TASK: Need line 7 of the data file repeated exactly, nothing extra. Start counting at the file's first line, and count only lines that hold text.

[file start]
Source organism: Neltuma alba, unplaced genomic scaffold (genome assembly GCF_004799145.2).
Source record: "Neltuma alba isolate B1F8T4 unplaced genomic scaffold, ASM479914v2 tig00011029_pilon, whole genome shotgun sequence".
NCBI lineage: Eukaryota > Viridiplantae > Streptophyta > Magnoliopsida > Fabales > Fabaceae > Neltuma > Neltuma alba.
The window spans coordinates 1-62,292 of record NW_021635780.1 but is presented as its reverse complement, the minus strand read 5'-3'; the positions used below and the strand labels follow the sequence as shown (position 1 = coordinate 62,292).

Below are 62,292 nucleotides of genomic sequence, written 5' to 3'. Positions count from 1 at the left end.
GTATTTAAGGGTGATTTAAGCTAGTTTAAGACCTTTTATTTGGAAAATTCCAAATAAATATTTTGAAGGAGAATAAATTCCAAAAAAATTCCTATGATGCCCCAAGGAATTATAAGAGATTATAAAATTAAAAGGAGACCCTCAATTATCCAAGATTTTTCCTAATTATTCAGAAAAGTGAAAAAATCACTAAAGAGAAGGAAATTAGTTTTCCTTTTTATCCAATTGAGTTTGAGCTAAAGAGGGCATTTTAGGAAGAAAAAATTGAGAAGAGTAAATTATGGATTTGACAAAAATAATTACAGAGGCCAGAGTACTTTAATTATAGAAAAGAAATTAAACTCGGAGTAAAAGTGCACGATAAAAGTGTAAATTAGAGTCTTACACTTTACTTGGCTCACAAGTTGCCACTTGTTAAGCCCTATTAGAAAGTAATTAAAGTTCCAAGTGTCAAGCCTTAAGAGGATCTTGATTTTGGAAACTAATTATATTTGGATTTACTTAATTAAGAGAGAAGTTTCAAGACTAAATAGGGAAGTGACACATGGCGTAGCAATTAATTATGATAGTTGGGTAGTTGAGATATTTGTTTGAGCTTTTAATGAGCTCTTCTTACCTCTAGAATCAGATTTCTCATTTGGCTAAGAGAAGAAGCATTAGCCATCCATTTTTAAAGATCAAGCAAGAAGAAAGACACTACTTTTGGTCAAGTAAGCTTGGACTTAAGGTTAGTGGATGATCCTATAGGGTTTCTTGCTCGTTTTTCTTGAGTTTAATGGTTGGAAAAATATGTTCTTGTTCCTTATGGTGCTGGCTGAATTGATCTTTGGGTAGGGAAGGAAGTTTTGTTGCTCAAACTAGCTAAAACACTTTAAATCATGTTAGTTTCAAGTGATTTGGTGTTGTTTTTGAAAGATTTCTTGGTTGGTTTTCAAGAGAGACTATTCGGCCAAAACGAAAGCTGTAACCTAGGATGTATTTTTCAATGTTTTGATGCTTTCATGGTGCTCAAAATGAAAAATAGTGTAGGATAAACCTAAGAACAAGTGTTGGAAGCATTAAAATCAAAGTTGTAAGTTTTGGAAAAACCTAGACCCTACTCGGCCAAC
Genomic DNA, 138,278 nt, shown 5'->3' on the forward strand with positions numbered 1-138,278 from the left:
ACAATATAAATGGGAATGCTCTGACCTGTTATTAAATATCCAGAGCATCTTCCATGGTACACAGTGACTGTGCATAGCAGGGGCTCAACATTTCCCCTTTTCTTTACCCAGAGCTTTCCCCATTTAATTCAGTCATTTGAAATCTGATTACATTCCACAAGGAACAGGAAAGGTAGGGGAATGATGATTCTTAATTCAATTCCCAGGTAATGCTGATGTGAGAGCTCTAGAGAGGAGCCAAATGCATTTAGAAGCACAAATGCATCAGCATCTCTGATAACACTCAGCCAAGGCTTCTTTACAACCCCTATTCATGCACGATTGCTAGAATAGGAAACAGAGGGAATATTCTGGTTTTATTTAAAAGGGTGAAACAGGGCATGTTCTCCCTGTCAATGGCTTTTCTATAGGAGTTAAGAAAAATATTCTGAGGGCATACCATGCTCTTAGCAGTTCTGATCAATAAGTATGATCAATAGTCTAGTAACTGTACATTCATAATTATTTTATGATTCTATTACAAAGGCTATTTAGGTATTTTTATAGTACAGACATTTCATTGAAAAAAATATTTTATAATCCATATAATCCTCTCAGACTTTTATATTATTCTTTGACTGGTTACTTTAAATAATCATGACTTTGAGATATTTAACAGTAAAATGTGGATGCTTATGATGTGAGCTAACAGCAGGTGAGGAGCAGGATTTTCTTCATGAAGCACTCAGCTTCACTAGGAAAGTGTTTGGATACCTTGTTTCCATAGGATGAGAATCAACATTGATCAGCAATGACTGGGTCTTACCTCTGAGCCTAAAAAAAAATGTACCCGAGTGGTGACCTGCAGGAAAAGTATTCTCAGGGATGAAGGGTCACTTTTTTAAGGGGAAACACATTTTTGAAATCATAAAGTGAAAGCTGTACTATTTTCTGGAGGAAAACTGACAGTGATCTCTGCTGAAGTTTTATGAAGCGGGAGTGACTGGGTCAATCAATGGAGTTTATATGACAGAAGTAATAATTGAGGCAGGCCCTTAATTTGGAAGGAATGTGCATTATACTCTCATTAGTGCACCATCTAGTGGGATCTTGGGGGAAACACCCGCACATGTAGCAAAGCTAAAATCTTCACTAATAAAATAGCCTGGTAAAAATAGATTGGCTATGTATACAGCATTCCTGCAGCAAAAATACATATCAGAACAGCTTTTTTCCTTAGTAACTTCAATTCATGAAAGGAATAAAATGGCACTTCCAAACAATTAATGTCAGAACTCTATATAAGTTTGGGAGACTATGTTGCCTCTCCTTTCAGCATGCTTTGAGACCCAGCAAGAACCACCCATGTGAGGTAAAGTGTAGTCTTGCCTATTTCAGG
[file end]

Genomic DNA, 138,278 nt, shown 5'->3' on the forward strand with positions numbered 1-138,278 from the left: